Mystery of Repatriated North Korean Fishermen
How South Korea sent defectors back to the North in 2019 reveals that human rights are a fluid concept, even for center-left 'progressive' politicians.
A set of ten photos featuring two men has dominated the news cycle in South Korea for the last ten days.
In a sequence, the pair wait in a room, hands bound with ropes and plastic cable ties. Once outside, they are dragged by plain-clothed security personnel against will. One of the men holds his ground while being pushed over a long slap of stone. Two soldiers grab him by the elbow. He resists without success. A sense of desperation is palpable.
These pictures, released by the Ministry of Unification on July 12, show forced repatriation of two North Koreans nearly three years ago, on Nov 7, 2019.
The group of men pulling the two along the way are South Korean police. The soldiers in uniform are from North Korea, standing on their side of the inter-Korean demarcation line within the Demilitarized Zone (DMZ).
The revelation has set off a political firestorm.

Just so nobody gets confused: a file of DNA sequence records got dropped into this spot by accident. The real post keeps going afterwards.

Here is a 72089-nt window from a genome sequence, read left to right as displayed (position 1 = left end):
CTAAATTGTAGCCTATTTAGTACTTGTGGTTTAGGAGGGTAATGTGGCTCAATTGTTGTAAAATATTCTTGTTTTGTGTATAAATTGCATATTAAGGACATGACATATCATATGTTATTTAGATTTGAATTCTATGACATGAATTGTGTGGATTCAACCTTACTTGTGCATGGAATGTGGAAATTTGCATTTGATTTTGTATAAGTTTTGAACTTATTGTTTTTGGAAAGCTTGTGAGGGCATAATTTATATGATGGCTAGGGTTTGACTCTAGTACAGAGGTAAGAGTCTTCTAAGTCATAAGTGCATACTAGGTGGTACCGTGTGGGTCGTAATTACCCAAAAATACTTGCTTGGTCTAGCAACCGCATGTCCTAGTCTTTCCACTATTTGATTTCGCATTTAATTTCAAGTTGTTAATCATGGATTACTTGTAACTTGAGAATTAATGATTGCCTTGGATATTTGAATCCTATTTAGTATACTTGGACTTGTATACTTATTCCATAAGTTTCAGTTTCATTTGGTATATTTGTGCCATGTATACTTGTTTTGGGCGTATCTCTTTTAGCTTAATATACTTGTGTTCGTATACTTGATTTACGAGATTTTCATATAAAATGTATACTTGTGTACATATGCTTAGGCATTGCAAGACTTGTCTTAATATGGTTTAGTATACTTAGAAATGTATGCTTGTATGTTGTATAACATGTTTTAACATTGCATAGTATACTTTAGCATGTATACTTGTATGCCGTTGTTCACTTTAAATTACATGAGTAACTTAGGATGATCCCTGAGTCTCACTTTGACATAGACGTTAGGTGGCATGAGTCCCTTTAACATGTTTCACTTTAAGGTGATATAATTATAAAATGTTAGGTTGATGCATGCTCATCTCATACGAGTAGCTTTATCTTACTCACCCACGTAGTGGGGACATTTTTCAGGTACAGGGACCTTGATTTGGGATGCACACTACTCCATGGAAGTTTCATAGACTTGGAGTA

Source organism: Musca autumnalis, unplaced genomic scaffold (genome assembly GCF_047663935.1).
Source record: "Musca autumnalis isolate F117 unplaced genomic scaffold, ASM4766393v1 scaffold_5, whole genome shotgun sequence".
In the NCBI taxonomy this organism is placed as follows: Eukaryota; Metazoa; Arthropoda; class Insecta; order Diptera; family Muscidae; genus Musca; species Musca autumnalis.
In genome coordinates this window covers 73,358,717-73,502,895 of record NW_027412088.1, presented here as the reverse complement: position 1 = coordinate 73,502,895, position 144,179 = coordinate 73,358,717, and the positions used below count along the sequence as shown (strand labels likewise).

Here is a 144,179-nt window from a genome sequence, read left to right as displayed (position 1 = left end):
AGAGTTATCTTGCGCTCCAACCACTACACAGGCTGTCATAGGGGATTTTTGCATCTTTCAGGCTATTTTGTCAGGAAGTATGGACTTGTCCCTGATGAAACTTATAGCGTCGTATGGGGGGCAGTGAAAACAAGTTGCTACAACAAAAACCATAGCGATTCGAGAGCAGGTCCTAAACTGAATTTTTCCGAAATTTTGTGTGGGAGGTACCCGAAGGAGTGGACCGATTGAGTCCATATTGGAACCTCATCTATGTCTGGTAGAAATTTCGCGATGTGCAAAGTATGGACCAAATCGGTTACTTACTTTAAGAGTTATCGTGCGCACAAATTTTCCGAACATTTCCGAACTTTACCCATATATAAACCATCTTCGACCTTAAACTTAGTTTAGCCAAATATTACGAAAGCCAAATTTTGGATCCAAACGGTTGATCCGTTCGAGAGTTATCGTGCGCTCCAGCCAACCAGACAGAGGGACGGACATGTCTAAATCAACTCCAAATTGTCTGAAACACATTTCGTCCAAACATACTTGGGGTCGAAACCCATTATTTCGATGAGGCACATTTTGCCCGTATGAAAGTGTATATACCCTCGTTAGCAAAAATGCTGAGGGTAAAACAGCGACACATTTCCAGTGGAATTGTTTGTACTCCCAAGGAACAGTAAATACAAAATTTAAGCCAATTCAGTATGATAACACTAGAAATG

While in power from 2017 to 2022, President Moon Jae-in made improving inter-Korean relations his priority. He held two summits with the North Korean leader Kim Jong-un and invited North Korea to participate in the 2018 Pyeongchang winter Olympics, hosted by South Korea.
In December 2020, his Minjoo Party even passed a law banning the distribution of anti-North Korea propaganda leaflets across the DMZ—an activity that had long displeased the Kim regime.
Against that backdrop, evidence that the center-left Moon government repatriated North Koreans by force has prompted accusations from the rightwing media that it "offered defectors as human sacrifice" to satisfy Pyongyang.
Unfortunately for Moon, who finished his term in May, and the Minjoo Party, such language rings over-the-top but not entirely implausible.
The basic facts of the case are not in dispute: the two men belonged to the crew of a North Korean fishing vessel and first crossed the de facto eastern sea border between the two Koreas, called the Northern Limit Line (NLL), on Oct. 31, 2019. They were taken into custody by the South Korean navy on Nov. 2.